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Figure 17. Schematic illustration of the temporal pattern of magmatism and/or exhumation of gabbro bodies during the evolution of the Kane OCC, inferred from lithological interpretation of the seismic profiles and basement samples (Figure 15) and from seafloor morphology. Note that the times of gabbro exposures are only minimum ages for emplacement because the gabbros could have been intruded many kilometers below the spreading axis. Plots show times following initiation of the Kane detachment fault. V and G refer to volcanics and gabbro, respectively, and P indicates peridotite. Pink and red ellipses indicate weaker and stronger magmatism that affected the footwall. See section 6.4 for discussion.

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To the north of Abel Dome we have no seismic control along strike near the breakaway zone, but samples from the southern wall of the Kane TF suggest that gabbros at least several hundred meters thick are present below the likely volcanic carapace of Mt. Ararat [Auzende et al., 1994; Dick et al., 2008] (Figures 15 and 17a). To the south of Abel Dome, geological samples [Dick et al., 2008] and the southern end of profile K5 also indicate that robust magmatism emplaced gabbros beneath Adam Dome within ∼4 km of the breakaway. Thus both north and south of Abel Dome the detachment fault appears to have reached gabbros at relatively shallow depths, which resulted in early exhumation of these rocks.

Exhumation of peridotites continued for ∼0.5–0.65 Myr in the central part of Kane OCC as Abel Dome and the western side of Cain Dome were emplaced (Figures 17b and 17c). Exhumed magmatic sections during this period remained focused at centers to the south in the area of Adam and Eve Domes and probably to the north in the area of Mt. Ararat. Corresponding bathymetric highs in volcanic, conjugate crust substantiate the interpretation that these were magmatically active zones [Dick et al., 2008]. In the northern area, magmatism appears to have increased about ∼0.65 Myr after breakaway, producing thick gabbro sequences that begin near East Fault and are exposed along the northern side of Babel Dome [Dick et al., 2008] (Figure 17c).

Although it is possible that there was robust magmatism in the intervening area of Abel and Cain Domes where peridotites have been sampled, but that the igneous section was removed in the hanging wall, this seems unlikely for two reasons. First, conjugate crust on the east flank of the MAR has deeper bathymetry in this zone, which suggests more limited magmatism. Second, this scenario would require that the detachment rooted below the gabbro-peridotite transition in the area of Cain and Abel Domes; thus, gabbro remnants from the hanging wall should be scattered across the exposed detachment fault surface, but this is not observed [Dick et al., 2008]. To resolve this question more fully, it will be necessary to obtain seismic constraints on conjugate crust on the African plate.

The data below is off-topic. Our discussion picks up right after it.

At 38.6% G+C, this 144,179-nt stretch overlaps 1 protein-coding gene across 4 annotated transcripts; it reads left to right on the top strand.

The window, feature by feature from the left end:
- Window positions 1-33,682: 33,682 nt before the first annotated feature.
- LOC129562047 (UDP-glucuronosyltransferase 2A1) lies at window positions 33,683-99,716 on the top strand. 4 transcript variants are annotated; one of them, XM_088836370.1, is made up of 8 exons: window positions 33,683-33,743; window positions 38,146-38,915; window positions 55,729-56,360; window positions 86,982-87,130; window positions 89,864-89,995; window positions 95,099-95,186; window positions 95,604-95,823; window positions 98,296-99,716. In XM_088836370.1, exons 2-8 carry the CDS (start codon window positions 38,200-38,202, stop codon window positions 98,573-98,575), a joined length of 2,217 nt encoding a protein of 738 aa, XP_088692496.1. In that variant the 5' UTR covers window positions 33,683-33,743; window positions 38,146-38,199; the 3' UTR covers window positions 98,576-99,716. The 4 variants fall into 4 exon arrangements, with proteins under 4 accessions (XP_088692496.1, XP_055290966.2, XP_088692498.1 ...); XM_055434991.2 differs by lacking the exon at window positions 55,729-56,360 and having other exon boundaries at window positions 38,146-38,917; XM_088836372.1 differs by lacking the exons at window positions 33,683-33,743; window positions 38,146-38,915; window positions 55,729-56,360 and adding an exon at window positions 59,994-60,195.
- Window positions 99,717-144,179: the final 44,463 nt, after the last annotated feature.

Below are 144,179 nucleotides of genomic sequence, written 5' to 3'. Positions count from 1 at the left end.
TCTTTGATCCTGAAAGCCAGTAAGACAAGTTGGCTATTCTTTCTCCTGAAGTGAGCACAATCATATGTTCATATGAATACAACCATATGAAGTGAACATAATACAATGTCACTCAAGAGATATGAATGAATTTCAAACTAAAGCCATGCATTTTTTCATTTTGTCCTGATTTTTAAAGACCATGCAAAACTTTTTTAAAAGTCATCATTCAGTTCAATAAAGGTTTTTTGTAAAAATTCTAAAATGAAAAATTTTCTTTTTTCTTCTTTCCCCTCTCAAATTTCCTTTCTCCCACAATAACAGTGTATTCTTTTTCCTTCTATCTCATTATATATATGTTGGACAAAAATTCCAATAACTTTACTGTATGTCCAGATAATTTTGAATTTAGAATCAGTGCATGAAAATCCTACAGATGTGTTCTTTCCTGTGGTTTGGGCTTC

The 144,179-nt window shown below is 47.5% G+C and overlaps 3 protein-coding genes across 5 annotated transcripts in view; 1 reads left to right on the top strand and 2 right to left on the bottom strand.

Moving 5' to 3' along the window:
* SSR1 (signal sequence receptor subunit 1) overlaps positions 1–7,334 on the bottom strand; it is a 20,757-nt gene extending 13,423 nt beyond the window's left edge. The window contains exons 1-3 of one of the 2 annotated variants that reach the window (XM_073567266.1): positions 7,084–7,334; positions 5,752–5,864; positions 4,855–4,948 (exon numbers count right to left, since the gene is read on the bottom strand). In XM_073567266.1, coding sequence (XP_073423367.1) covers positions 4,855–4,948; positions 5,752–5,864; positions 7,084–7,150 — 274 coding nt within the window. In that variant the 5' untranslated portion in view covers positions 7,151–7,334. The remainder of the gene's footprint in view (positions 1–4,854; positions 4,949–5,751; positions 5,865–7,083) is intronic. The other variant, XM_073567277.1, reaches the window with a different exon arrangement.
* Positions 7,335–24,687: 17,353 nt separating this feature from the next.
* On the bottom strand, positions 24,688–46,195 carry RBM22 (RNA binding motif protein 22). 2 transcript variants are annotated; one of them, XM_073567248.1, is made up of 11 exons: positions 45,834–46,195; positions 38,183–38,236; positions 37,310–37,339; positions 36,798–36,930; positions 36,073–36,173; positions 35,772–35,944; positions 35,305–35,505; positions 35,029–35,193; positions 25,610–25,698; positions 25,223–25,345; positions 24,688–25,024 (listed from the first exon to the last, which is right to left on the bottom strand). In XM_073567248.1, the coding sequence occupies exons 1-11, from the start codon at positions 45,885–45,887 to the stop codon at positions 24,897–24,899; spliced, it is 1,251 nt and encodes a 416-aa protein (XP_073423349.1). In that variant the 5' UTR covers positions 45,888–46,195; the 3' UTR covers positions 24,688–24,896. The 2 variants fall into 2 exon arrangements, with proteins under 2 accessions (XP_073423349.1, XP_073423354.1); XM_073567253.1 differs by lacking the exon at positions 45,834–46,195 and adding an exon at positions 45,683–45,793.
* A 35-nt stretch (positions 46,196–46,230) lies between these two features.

6.4.2. Late Stages of OCC Formation

The lithosphere that was exhumed about 1.0 Myr after breakaway shows a significant change in the distribution of magmatic crust, relative to the distribution of gabbro bodies observed in areas exhumed prior to that time (Figure 17d). Lithosphere of Babel Dome was affected by robust magmatism, as indicated by V3 seismic structure that we interpret as representing gabbro plutons along the northern part of profile K7 (Figures 7 and 15). However, the same structure occurs along strike to the south, which indicates that similar magmatism affected lithosphere exhumed in the central part of Cain Dome (Figure 16). It is uncertain whether the large along-strike extent of this zone (20+ km) resulted from southward propagation of magma from Babel Dome, or whether a separate magmatic center at Cain Dome became linked to that of Babel Dome (Figure 17d).

Significantly lower (albeit still relatively high) velocities are associated with V2 velocity structure farther south along profile K7 to the east of Eve Dome (Figure 7). We suggest that these may be a mixture of gabbros and serpentinized peridotites, which implies that magmatism affecting the lithosphere exhumed in this area was reduced compared to that both to the north and at the older Adam Dome.